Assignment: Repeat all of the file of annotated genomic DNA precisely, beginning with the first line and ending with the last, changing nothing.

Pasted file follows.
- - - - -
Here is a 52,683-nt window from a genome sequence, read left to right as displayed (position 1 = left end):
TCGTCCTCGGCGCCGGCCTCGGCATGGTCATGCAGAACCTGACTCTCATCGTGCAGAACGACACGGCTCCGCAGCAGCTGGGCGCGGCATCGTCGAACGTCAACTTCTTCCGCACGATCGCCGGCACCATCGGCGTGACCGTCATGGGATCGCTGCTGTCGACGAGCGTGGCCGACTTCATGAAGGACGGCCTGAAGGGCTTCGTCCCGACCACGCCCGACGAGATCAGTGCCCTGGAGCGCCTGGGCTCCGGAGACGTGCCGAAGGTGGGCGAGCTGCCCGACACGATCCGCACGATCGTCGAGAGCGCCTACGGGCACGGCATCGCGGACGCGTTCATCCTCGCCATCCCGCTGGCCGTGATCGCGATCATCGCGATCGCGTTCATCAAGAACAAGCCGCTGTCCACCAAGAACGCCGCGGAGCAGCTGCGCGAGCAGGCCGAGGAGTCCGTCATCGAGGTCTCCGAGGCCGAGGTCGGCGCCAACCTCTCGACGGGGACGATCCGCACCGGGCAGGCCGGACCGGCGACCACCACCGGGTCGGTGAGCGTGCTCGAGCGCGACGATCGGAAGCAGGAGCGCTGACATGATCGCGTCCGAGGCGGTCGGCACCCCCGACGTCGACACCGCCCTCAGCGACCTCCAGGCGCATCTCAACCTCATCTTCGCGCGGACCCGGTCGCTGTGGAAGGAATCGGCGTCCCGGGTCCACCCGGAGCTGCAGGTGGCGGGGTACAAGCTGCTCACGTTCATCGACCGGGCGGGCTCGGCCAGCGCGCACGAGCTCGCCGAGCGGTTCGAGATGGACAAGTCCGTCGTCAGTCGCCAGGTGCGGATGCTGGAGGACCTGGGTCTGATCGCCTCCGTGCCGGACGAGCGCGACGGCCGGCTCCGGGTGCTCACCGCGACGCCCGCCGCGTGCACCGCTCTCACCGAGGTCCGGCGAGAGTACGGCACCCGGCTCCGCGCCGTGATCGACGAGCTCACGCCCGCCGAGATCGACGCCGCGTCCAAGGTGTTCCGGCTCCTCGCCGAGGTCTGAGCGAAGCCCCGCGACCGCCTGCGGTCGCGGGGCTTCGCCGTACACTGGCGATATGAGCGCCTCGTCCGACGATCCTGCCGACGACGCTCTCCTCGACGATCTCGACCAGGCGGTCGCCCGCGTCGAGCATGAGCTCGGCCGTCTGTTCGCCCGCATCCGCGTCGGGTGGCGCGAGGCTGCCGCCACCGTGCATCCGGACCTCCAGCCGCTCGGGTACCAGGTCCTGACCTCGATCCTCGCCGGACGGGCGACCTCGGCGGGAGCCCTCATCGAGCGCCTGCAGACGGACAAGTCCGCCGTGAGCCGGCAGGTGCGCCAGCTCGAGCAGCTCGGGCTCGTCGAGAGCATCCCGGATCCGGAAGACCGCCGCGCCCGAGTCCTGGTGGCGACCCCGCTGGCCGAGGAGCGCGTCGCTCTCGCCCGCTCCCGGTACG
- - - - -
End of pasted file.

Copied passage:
Here is a 52,683-nt window from a genome sequence, read left to right as displayed (position 1 = left end):
TCGTCCTCGGCGCCGGCCTCGGCATGGTCATGCAGAACCTGACTCTCATCGTGCAGAACGACACGGCTCCGCAGCAGCTGGGCGCGGCATCGTCGAACGTCAACTTCTTCCGCACGATCGCCGGCACCATCGGCGTGACCGTCATGGGATCGCTGCTGTCGACGAGCGTGGCCGACTTCATGAAGGACGGCCTGAAGGGCTTCGTCCCGACCACGCCCGACGAGATCAGTGCCCTGGAGCGCCTGGGCTCCGGAGACGTGCCGAAGGTGGGCGAGCTGCCCGACACGATCCGCACGATCGTCGAGAGCGCCTACGGGCACGGCATCGCGGACGCGTTCATCCTCGCCATCCCGCTGGCCGTGATCGCGATCATCGCGATCGCGTTCATCAAGAACAAGCCGCTGTCCACCAAGAACGCCGCGGAGCAGCTGCGCGAGCAGGCCGAGGAGTCCGTCATCGAGGTCTCCGAGGCCGAGGTCGGCGCCAACCTCTCGACGGGGACGATCCGCACCGGGCAGGCCGGACCGGCGACCACCACCGGGTCGGTGAGCGTGCTCGAGCGCGACGATCGGAAGCAGGAGCGCTGACATGATCGCGTCCGAGGCGGTCGGCACCCCCGACGTCGACACCGCCCTCAGCGACCTCCAGGCGCATCTCAACCTCATCTTCGCGCGGACCCGGTCGCTGTGGAAGGAATCGGCGTCCCGGGTCCACCCGGAGCTGCAGGTGGCGGGGTACAAGCTGCTCACGTTCATCGACCGGGCGGGCTCGGCCAGCGCGCACGAGCTCGCCGAGCGGTTCGAGATGGACAAGTCCGTCGTCAGTCGCCAGGTGCGGATGCTGGAGGACCTGGGTCTGATCGCCTCCGTGCCGGACGAGCGCGACGGCCGGCTCCGGGTGCTCACCGCGACGCCCGCCGCGTGCACCGCTCTCACCGAGGTCCGGCGAGAGTACGGCACCCGGCTCCGCGCCGTGATCGACGAGCTCACGCCCGCCGAGATCGACGCCGCGTCCAAGGTGTTCCGGCTCCTCGCCGAGGTCTGAGCGAAGCCCCGCGACCGCCTGCGGTCGCGGGGCTTCGCCGTACACTGGCGATATGAGCGCCTCGTCCGACGATCCTGCCGACGACGCTCTCCTCGACGATCTCGACCAGGCGGTCGCCCGCGTCGAGCATGAGCTCGGCCGTCTGTTCGCCCGCATCCGCGTCGGGTGGCGCGAGGCTGCCGCCACCGTGCATCCGGACCTCCAGCCGCTCGGGTACCAGGTCCTGACCTCGATCCTCGCCGGACGGGCGACCTCGGCGGGAGCCCTCATCGAGCGCCTGCAGACGGACAAGTCCGCCGTGAGCCGGCAGGTGCGCCAGCTCGAGCAGCTCGGGCTCGTCGAGAGCATCCCGGATCCGGAAGACCGCCGCGCCCGAGTCCTGGTGGCGACCCCGCTGGCCGAGGAGCGCGTCGCTCTCGCCCGCTCCCGGTACG